image of a cup next to a macbook displaying a videoconference

The current world wide pandemic has resulted in an explosion in the use of video conferencing systems. Education, business and personal use skyrocketed. However, educational institutions, faculty, teachers and students all struggled with integration. Here are some of the issues that have come up.

How many choices do I have?

The VTC market, like any technology market that prior to the pandemic was considered niche, did not have a particularly dominant actor. While Microsoft Teams, Apple FaceTime, Google Hangouts all existed, they competed with more business oriented companies such as Cisco WebEx and Zoom as well as a multitude of other smaller companies such as GoToMeeting, BlueJeans and many, many others. This glut of choice left schools and instructors trying to figure out which one met their needs and which didn’t. Institutions already invested in the support of one choice over another found themselves under assault from faculty who preferred one system over another. Trying to decipher the differences in features became a chore that was not made easy by the charts and tables provided by each company.

Which features do I need?

Another issue that faced many of the instructors trying to understand how to make the sudden transition from on the ground to remote teaching was trying to figure out what they needed to conduct their courses successfully. Breakout rooms, locked rooms, virtual backgrounds all became features that many of us had not heard off but needed to suddenly learn about.

What’s Zoombombing?

As soon as we made the transition to remote learning another term that we all had to learn in a hurry was Zoombombing (which btw, my automatic spell checker is still highlighting as an incorrect spelling). While many teachers and students were trying to figure out how to use the platforms some users decided that the best use of their time and access to technology was to hijack remote sessions with obscene or racist attacks. While the term refers to Zoom, which became the most popular app during this time, no video conferencing platform was immune from such attacks.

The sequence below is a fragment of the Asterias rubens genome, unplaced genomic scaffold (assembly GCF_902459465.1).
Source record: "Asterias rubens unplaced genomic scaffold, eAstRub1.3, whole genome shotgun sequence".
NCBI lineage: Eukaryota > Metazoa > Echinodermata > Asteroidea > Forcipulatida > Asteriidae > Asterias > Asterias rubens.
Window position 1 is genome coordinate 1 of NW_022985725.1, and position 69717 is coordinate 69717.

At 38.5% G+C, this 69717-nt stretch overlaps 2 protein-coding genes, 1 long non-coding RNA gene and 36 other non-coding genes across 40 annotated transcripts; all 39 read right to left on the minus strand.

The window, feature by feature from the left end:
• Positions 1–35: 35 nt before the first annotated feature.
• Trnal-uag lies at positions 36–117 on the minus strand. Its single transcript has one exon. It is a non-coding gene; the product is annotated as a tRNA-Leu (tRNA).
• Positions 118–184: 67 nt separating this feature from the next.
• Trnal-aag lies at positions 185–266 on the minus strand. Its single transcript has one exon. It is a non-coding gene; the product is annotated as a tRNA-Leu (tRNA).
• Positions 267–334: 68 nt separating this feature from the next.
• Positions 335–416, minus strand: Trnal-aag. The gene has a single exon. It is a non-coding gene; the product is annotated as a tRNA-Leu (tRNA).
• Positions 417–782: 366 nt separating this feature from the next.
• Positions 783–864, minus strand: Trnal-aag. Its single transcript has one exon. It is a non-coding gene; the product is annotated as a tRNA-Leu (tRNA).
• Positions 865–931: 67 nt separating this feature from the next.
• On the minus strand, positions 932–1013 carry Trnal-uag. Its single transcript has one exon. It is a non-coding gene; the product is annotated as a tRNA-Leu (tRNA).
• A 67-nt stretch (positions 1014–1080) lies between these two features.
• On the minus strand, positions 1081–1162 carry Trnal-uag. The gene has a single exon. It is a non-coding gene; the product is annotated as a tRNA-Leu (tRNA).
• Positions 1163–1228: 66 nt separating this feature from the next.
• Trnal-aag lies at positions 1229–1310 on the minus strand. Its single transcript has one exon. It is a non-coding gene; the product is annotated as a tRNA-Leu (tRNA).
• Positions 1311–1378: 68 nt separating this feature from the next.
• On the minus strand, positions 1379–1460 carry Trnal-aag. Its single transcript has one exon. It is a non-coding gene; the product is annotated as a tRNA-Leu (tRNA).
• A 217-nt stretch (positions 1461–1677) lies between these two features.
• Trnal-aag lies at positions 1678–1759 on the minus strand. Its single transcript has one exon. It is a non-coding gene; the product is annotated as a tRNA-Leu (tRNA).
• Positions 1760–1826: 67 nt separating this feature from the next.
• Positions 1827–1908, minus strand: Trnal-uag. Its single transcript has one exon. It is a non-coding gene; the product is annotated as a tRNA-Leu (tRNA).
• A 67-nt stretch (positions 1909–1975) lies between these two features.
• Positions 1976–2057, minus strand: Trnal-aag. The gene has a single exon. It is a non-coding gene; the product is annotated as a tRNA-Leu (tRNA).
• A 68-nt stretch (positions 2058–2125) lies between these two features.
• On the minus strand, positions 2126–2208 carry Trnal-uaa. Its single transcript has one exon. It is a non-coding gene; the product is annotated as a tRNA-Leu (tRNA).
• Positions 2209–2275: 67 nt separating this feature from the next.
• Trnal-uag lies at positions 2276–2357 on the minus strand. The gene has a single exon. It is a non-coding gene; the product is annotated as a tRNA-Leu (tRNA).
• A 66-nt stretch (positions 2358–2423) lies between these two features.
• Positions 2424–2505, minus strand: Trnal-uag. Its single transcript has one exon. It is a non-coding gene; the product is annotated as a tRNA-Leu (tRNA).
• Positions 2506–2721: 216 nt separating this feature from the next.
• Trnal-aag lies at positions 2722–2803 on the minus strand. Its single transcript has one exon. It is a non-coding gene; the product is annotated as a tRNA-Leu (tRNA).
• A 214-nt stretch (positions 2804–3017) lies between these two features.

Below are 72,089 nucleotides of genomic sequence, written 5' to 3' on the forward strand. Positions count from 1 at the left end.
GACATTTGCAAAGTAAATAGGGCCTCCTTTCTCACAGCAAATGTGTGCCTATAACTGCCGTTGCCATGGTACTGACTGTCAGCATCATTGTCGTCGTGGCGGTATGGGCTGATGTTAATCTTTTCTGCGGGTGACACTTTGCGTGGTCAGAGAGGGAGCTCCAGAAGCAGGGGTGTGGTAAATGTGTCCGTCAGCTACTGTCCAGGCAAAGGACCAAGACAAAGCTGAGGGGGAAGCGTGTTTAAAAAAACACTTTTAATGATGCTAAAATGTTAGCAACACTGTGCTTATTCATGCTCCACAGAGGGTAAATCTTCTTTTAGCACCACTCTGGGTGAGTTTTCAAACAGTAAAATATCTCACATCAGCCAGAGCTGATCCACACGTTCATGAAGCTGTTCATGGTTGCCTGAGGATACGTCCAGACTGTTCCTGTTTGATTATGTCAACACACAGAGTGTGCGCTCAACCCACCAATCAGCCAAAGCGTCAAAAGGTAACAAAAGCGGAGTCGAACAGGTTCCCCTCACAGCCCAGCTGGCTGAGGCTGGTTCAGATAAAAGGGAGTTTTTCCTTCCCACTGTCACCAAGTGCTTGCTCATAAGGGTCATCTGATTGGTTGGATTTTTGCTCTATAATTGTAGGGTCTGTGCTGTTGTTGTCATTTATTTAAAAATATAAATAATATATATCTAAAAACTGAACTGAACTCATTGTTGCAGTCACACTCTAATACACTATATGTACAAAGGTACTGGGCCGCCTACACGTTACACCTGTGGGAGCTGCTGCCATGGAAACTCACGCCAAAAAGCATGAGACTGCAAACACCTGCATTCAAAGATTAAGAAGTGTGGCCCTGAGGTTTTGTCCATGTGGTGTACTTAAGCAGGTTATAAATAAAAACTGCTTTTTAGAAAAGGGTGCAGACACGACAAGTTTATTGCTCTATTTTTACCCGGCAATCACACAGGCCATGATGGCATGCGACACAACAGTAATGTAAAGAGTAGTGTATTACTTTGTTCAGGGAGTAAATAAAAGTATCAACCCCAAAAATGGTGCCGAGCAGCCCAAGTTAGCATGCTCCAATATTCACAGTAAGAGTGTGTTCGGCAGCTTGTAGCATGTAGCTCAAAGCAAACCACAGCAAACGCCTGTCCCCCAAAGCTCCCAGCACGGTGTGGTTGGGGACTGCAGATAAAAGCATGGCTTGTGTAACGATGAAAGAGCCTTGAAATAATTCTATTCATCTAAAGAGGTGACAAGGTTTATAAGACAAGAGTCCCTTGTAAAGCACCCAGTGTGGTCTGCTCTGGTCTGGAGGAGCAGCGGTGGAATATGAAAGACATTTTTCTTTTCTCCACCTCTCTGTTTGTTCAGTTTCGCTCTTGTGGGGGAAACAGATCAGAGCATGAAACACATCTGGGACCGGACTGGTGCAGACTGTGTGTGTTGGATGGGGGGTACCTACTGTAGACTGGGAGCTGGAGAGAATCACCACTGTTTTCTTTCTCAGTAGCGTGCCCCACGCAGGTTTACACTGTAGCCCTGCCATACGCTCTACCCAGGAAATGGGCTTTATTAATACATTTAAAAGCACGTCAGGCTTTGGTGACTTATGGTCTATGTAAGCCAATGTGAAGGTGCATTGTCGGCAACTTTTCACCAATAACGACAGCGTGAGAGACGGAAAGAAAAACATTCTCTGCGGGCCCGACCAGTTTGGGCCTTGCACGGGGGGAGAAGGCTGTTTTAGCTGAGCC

What’s Zoom Fatigue?

To continue the list of new lexicon with negative connotations that was introduced with the pandemic we also have “Zoom Fatigue.” Students, teachers, and everyone who used video conferencing for extended periods of time started feeling more tired at the end of the day than they normally were. It turns out that Zoom fatigue is the culprit however suggestions to combat it soon appeared as well.

So are you tired yet? I know I am.

Digital technology has long held the promise to “revolutionize” education. A quick search in Google Scholar shows articles going as far back as the 1960s. However, as much as the topic has been discussed, results have been spotty. The current pandemic has thrown both k-12 and higher education in a remote environment, trying to use digital technology to teach their students. Again, the results have been spotty. Students and faculty access to technology has been an impediment, as has knowledge of how to use digital technology to teach and learn.

So what can the future hold?

VR – virtual reality, AR – augmented reality, MR – mixed reality are terms that have been bandied about recently. While the many applications revolve around games, this virtual interaction with our reality can have powerful applications in education. Imagine that while sitting in your living room, you put on a pair of goggles and you’re instantly transported into your classroom. Every bone in your body is telling you that this is your classroom. You see your students, you see the desks, you can interact with materials on your desk, you pick up a piece of paper and you show it to the class. Teaching geography? Push a button and all of a sudden the entire class is transported to Antarctica. Teaching history? Push a button and your instantaneously transported in the middle of the battle of Waterloo, examining the unit placements of the British French and Prussian armies. Teaching biology? Be instantly transported through the human body.

With mobile technology available today, with the addition of Google Cardboard, most students can transform their smartphone into virtual or augmented reality viewers. For example, the Google Arts & Culture allows students to virtually tour museums across the world, Google Expeditions allows students to explore a wide variety of historic and geographic locations, and the New York Times VR can allow students to visit Mecca during the religious pilgrimage. How else could this technology enhance our classrooms? What potential might it have for our students’ future? What does that mean for learning and engagement?